The Karate Kid 
I went back to watch The Karate Kid on a whim. I love watching old movies that I enjoyed when I was younger, but haven’t seen in years. The questions that always arise, from beginning to end of such a re-experiencing, is, “Does this film still work today? Does it still hold up? Was it still as enjoyable as when I first watched it all those years ago?” The answer to all three questions in this case is a resounding “Yes!” Yes, yes, yes! It surprised me, to say the least. But upon finishing The Karate Kid, I realized that it really isn’t so surprising after all. Here’s a film that takes a conventional, if not blatantly cliche concept, and does something truly magical.
The young Ralph Macchio plays Daniel, a kid who has just moved from Newark, New Jersey, to California. A wonderful change, most might think. But not for Daniel, who, in an attempt to defend a girl he likes, ends up making enemies with some local bullies. Who happen to know karate. As most everyone knows by now, Daniel becomes the pupil of the old Mr. Miyagi, played so wonderfully here by the late Pat Morita, who trains him in karate. We all know the now famous, “wax on, wax off.” Things of course go exactly the way that one would expect them to go. There are no real surprises.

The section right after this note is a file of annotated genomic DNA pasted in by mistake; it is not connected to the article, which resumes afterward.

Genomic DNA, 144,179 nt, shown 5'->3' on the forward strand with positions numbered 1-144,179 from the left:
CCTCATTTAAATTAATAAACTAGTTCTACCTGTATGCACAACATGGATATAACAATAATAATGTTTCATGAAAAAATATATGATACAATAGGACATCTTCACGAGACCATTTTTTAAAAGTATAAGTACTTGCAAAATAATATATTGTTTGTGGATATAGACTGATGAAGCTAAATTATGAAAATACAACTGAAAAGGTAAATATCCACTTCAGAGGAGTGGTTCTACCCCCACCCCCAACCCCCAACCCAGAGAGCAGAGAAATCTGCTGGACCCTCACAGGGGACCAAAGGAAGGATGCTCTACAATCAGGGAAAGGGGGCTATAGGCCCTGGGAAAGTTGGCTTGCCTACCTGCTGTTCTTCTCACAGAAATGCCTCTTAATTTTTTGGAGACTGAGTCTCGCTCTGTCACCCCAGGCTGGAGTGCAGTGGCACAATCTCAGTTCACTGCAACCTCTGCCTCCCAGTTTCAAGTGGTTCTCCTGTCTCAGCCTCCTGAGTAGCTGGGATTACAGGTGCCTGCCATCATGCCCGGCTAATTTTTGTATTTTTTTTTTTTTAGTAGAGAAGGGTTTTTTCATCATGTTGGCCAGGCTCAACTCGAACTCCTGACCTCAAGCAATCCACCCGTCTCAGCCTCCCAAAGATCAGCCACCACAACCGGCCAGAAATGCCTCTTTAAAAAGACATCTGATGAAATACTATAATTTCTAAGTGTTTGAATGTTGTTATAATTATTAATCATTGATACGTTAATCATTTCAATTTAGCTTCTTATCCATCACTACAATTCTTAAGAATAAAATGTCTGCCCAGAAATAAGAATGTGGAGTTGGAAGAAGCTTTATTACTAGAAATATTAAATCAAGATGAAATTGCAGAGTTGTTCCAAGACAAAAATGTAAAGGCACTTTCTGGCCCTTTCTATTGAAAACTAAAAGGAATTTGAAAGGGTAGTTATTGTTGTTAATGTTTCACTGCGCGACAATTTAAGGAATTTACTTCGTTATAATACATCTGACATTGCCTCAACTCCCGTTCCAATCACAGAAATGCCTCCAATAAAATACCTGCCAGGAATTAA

But what makes The Karate Kid such a wonderful experience is not its plot, or its story, but its character. The relationship between Daniel and Mr. Miyagi is compelling, and its real. The chemistry between the two actors is nothing short of wonderful, and I ponder whether the film would have been as successful if such had not been the case. But it is the case, and we can’t help but love them for pulling it off.
The friendship that the two develop goes so much deeper than what’s at the surface, and those are the scenes that make this film so watchable, despite its conventionality. To say nothing of the scenes between Ralph Macchio and Elizabeth Shue, who plays his loves interest. Those scenes, so surprising between young actors, don’t feel forced. They, like the scenes between Macchio and Morita, feel real, and genuine. Because the actors invest in the material, so we do. And because of that, we find ourselves cheering for Daniel all the way to the end.